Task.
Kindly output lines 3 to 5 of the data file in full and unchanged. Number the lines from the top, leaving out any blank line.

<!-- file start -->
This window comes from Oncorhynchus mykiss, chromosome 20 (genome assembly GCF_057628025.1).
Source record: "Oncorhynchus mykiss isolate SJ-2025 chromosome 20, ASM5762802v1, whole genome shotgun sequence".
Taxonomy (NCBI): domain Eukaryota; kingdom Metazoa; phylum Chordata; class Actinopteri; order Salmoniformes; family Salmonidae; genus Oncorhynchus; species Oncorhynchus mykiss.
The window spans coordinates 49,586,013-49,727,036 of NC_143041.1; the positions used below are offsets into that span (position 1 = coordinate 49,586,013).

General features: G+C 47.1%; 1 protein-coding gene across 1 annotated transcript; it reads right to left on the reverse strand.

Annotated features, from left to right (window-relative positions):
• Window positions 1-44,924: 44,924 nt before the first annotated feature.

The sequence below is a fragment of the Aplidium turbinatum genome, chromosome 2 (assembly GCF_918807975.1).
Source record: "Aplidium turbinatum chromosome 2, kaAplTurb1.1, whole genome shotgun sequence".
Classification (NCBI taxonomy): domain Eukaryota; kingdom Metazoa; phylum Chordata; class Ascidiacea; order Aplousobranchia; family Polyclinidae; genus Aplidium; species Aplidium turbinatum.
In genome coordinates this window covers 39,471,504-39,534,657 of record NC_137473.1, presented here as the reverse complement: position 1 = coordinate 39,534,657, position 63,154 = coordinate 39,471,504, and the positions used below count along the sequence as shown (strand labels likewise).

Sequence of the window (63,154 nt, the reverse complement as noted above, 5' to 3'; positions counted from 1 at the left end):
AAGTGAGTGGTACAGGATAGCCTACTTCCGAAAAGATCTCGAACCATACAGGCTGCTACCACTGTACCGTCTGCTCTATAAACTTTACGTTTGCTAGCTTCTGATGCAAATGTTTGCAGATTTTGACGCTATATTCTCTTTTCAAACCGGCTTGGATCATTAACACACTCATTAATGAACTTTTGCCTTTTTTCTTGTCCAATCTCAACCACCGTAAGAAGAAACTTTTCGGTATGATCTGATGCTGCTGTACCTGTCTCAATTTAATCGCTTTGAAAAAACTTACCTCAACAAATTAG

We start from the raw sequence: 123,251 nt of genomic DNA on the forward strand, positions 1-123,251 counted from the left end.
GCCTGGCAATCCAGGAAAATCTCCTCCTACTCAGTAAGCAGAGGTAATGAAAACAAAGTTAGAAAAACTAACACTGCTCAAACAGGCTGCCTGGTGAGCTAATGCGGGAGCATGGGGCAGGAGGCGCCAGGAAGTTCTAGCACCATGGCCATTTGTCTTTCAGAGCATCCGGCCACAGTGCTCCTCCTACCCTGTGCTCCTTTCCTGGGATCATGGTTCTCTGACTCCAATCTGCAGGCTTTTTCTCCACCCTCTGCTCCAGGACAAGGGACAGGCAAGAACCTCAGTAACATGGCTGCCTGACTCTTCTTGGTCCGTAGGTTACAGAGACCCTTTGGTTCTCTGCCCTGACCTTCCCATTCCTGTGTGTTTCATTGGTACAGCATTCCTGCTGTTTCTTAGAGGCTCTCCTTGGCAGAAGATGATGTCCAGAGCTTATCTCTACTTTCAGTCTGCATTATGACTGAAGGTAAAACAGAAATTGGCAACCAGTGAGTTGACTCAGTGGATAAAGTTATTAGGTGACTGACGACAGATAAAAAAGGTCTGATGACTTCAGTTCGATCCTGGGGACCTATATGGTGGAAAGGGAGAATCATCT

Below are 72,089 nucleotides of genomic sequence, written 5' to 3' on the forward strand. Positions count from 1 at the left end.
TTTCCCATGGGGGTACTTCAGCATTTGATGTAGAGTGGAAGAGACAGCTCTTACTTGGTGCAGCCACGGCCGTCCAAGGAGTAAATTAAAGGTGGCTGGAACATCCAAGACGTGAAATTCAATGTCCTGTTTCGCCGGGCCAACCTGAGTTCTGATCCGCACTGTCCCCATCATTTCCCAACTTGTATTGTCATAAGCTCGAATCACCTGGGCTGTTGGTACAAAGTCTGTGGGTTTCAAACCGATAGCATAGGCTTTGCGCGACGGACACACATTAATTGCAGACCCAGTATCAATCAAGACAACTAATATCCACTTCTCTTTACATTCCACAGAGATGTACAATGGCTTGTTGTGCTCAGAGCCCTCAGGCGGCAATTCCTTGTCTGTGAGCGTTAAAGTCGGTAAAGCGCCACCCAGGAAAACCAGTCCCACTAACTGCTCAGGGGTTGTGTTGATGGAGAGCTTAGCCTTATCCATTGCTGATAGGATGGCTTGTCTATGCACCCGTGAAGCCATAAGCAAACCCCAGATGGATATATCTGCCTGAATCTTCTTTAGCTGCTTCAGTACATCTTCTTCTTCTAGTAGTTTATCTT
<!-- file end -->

Taxonomy (NCBI): domain Eukaryota; kingdom Metazoa; phylum Chordata; class Actinopteri; order Salmoniformes; family Salmonidae; genus Oncorhynchus; species Oncorhynchus mykiss.
The window spans coordinates 49,586,013-49,727,036 of NC_143041.1; the positions used below are offsets into that span (position 1 = coordinate 49,586,013).

General features: G+C 47.1%; 1 protein-coding gene across 1 annotated transcript; it reads right to left on the reverse strand.